01 February 2017 In Drinking & Eating Patterns

This study aims (1) to describe the context of drinking among adolescents with acute alcohol intoxication (AAI) by gender, (2) to explore temporal changes in the context of drinking and (3) to analyse the association between the context of drinking and blood alcohol concentration (BAC). A retrospective chart review of 12- to 17-year-old inpatients with AAI (n = 1441) of the years 2000 to 2006 has been conducted in five participating hospitals in Germany. Gender differences in the context of drinking were tested with t test and chi2 test. Differences over time were analysed using logistic regressions. Multivariate linear regression was used to predict BAC. Girls and boys differed in admission time, drinking situation, drinking occasion and admission context. No temporal changes in drinking situation and in admission to hospital from public locations or places were found. Higher BAC coincided with male gender and age. Moreover, BAC was higher among patients admitted to hospital from public places and lower among patients who drank for coping. CONCLUSION: The results suggest gender differences in the context of drinking. The context of drinking needs to be considered in the development and implementation of target group-specific prevention and intervention measures. What is known: * The context of drinking, e.g. when, where, why and with whom is associated with episodic heavy drinking among adolescents. What is new: * Male and female inpatients with acute alcohol intoxication differ with regards to the context of drinking, i.e. in admission time, drinking situation, drinking occasion and admission context. * Being admitted to hospital from public places is associated with higher blood alcohol concentration.

01 February 2017 In Drinking & Eating Patterns

This study examined cross-national similarities in a developmental model linking early age of alcohol use onset to frequent drinking and heavy drinking and alcohol problems 1 and 2 years later in a binational sample of 13-year-old students from two states: Washington State, USA and Victoria, Australia (N = 1833). A range of individual, family, school, and peer influences was included in analyses to investigate their unique and shared contribution to development of early and more serious forms of alcohol use and harms from misuse. Data were collected annually over a 3-year period from ages 13 to 15. Analyses were conducted using multiple-group structural equation modeling. For both states, early use of alcohol predicted frequent drinking, which predicted alcohol problems. Family protective influences had neither direct effects on heavy drinking nor effects on alcohol harm in either state, whereas school protection directly reduced the risk of heavy drinking in both states. Exposure to antisocial peers and siblings predicted a higher likelihood of heavy drinking and alcohol harm for students in both Washington and Victoria. Implications for the prevention of adolescent alcohol problems are discussed.

01 February 2017 In Drinking & Eating Patterns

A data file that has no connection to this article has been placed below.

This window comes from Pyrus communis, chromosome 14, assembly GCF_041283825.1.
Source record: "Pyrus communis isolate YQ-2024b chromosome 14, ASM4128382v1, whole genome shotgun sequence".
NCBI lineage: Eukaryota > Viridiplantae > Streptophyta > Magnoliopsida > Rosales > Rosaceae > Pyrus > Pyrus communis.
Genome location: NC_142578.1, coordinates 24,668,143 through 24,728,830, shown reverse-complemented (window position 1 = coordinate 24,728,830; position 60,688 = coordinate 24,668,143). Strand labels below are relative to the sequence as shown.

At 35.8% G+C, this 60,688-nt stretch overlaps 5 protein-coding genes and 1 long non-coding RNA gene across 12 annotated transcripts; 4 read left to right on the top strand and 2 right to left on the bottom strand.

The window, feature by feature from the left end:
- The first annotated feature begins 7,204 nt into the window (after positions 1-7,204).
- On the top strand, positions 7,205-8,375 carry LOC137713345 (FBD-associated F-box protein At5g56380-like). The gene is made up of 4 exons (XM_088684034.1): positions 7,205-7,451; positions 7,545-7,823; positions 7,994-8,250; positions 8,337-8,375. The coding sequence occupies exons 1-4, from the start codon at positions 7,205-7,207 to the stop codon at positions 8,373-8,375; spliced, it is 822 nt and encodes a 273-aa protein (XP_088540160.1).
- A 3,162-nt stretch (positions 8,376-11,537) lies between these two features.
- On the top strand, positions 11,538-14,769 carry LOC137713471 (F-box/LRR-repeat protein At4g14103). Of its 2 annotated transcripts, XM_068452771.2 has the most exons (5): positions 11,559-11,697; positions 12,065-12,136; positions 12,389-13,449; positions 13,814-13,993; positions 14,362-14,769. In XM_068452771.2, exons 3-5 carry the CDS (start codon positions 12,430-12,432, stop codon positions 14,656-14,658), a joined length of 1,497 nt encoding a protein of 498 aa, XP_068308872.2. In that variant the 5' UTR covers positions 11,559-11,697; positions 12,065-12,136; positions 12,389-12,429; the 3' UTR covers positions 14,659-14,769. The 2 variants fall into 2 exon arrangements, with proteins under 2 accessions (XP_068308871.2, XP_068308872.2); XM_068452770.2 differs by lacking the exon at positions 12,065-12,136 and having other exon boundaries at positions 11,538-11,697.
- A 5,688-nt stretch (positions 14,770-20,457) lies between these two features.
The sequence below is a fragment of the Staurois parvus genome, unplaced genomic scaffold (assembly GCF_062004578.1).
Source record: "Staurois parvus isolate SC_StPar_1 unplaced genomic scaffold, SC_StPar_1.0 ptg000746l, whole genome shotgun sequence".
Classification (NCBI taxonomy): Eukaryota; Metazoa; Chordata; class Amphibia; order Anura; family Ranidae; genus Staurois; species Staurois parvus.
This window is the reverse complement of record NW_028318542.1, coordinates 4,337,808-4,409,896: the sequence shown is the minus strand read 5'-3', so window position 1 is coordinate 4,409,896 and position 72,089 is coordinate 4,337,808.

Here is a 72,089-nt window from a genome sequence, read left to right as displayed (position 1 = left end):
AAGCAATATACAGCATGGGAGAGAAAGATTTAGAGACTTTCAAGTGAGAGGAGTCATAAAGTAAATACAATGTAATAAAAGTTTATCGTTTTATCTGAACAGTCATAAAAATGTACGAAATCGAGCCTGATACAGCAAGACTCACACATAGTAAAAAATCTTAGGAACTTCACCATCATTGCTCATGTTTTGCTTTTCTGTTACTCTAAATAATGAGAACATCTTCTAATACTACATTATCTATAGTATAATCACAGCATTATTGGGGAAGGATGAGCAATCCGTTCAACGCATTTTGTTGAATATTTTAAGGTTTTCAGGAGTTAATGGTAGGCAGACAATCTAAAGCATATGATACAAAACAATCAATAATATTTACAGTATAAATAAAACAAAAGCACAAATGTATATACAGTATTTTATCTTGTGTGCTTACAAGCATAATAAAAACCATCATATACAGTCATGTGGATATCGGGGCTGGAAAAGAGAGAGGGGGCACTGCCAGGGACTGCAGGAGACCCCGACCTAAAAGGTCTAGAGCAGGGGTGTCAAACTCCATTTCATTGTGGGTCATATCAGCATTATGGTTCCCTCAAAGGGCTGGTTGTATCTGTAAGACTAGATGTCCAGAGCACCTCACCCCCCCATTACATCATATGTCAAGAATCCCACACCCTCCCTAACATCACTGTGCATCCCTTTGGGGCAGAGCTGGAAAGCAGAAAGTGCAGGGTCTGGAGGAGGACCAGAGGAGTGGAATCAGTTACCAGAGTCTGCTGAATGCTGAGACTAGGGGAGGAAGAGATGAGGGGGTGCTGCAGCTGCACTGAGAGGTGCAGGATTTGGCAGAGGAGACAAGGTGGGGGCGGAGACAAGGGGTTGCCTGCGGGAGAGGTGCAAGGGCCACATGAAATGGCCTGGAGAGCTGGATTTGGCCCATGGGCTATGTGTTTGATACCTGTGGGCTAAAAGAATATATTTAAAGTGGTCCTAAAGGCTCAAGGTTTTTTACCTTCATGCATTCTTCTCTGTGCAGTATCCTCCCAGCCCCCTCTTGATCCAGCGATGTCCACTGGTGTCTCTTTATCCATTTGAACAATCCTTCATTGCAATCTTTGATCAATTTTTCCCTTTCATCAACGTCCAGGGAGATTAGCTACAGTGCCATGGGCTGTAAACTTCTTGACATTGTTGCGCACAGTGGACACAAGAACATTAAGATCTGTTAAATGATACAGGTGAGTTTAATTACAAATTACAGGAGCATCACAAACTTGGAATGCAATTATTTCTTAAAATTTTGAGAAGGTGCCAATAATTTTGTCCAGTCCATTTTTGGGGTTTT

Binge drinking represents a major clinical and public health concern. Here, we investigated the prevalence of binge drinking and its related consequences, in a population of young adults. A questionnaire was administered to a sample of 4275 healthy subjects. In the overall sample, the percentage of binge drinkers was 67.6 per cent; among regular alcohol users, 79.5 per cent reported episodes of binge drinking. Among binge drinkers, several serious consequences were identified (staggering and stuttering, amnesia, loss of control, aggressiveness, sexual disinhibition). Raising awareness about the seriousness of binge drinking may help health care providers to identify cases early on and provide appropriate treatments.

01 February 2017 In Drinking & Eating Patterns

BACKGROUND: Heavy drinking is a major factor in morbidity and mortality worldwide. Little information is available on trends in Canada regarding alcohol abuse. We sought to estimate abstinence, binge drinking and alcohol intake exceeding low-risk drinking guidelines in the Canadian population from 1996 to 2013.

METHODS: The data sources for this analysis were a series of cross-sectional national health surveys of the Canadian population carried out by Statistics Canada between 1996 and 2013. These were cross-sectional files from the National Population Health Surveys of 1996 and 1998, plus the Canadian Community Health Surveys from 2000 to 2013. Respondents were aged 18 years and older.

RESULTS: The proportion of binge drinkers increased steadily from 13.7% (95% confidence interval [CI] 13.2%-14.2%) in 1996 to 19.7% (95% CI 19.1%-20.3%) in 2013. The corresponding proportions for men were 20.8% (95% CI 19.9%-21.7%) in 1996, and 25.7% (95% CI 24.7%-26.6%) in 2013; for women, these proportions were 6.9% (95% CI 6.4%-7.5%) in 1996, and 13.8% (95% CI 13.1%-14.5%) in 2013. No significant increases were seen in the proportion of people who exceeded low-risk drinking guidelines or of abstainers during the same period.

INTERPRETATION: The rate of self-reported binge drinking in Canada has increased from 1996 to 2013, relatively more so among women than among men. No evidence of an increase in the proportion of people exceeding low-risk drinking guidelines or of abstainers was seen during the same period. These results suggest that binge drinking is of particular concern regarding intervention strategies aimed at improvement of public health.

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